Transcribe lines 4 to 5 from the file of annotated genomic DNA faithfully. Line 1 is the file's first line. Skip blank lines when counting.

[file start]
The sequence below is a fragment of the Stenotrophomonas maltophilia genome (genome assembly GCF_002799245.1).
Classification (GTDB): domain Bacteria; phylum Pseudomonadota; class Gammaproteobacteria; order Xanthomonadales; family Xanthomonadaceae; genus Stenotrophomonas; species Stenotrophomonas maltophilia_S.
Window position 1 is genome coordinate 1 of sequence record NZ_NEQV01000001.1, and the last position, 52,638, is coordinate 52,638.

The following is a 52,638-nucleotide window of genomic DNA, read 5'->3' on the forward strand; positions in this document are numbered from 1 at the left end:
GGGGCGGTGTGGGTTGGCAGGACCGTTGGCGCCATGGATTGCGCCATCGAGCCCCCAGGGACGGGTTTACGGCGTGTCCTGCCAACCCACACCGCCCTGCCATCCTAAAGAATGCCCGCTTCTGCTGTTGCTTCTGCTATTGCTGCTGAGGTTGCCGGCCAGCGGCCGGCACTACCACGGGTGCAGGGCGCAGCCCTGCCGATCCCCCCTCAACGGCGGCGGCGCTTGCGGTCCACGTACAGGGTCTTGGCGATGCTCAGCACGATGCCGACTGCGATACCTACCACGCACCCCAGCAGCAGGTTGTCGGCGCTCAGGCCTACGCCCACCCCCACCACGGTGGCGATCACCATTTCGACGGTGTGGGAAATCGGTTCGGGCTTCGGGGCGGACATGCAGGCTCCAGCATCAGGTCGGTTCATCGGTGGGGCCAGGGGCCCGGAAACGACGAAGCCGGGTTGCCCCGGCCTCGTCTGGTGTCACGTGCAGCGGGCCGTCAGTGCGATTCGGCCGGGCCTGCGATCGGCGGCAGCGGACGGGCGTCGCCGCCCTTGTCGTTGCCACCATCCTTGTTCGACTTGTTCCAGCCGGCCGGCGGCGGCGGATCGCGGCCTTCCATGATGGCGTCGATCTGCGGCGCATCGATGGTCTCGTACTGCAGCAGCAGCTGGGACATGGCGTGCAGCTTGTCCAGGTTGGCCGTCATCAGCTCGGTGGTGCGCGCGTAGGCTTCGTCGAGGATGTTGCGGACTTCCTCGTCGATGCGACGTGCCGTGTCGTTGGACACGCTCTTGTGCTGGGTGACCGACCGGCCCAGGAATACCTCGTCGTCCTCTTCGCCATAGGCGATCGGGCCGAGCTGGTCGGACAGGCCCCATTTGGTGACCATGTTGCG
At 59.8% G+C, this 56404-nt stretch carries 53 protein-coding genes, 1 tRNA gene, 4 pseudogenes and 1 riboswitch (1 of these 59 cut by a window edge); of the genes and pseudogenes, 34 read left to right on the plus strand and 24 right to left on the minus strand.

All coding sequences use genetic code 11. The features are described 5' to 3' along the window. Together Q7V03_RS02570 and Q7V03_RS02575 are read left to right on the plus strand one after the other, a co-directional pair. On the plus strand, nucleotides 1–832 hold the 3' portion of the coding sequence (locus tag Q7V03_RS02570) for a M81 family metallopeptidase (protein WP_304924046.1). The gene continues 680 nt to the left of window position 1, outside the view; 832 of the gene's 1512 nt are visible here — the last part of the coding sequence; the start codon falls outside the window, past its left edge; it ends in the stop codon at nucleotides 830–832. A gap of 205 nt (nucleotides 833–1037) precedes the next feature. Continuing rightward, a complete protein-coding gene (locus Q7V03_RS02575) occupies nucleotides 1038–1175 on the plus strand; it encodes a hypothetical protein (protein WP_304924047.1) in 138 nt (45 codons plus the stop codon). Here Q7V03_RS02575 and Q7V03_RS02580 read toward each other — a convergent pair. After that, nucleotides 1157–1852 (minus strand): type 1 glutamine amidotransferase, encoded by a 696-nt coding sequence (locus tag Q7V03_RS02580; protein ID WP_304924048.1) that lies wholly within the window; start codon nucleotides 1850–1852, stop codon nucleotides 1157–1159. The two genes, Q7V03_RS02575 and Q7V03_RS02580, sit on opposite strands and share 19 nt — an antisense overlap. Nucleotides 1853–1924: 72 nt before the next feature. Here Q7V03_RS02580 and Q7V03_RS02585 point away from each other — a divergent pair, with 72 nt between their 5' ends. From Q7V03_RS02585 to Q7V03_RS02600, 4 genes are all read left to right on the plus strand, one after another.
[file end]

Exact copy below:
The following is a 52,638-nucleotide window of genomic DNA, read 5'->3' on the forward strand; positions in this document are numbered from 1 at the left end:
GGGGCGGTGTGGGTTGGCAGGACCGTTGGCGCCATGGATTGCGCCATCGAGCCCCCAGGGACGGGTTTACGGCGTGTCCTGCCAACCCACACCGCCCTGCCATCCTAAAGAATGCCCGCTTCTGCTGTTGCTTCTGCTATTGCTGCTGAGGTTGCCGGCCAGCGGCCGGCACTACCACGGGTGCAGGGCGCAGCCCTGCCGATCCCCCCTCAACGGCGGCGGCGCTTGCGGTCCACGTACAGGGTCTTGGCGATGCTCAGCACGATGCCGACTGCGATACCTACCACGCACCCCAGCAGCAGGTTGTCGGCGCTCAGGCCTACGCCCACCCCCACCACGGTGGCGATCACCATTTCGACGGTGTGGGAAATCGGTTCGGGCTTCGGGGCGGACATGCAGGCTCCAGCATCAGGTCGGTTCATCGGTGGGGCCAGGGGCCCGGAAACGACGAAGCCGGGTTGCCCCGGCCTCGTCTGGTGTCACGTGCAGCGGGCCGTCAGTGCGATTCGGCCGGGCCTGCGATCGGCGGCAGCGGACGGGCGTCGCCGCCCTTGTCGTTGCCACCATCCTTGTTCGACTTGTTCCAGCCGGCCGGCGGCGGCGGATCGCGGCCTTCCATGATGGCGTCGATCTGCGGCGCATCGATGGTCTCGTACTGCAGCAGCAGCTGGGACATGGCGTGCAGCTTGTCCAGGTTGGCCGTCATCAGCTCGGTGGTGCGCGCGTAGGCTTCGTCGAGGATGTTGCGGACTTCCTCGTCGATGCGACGTGCCGTGTCGTTGGACACGCTCTTGTGCTGGGTGACCGACCGGCCCAGGAATACCTCGTCGTCCTCTTCGCCATAGGCGATCGGGCCGAGCTGGTCGGACAGGCCCCATTTGGTGACCATGTTGCG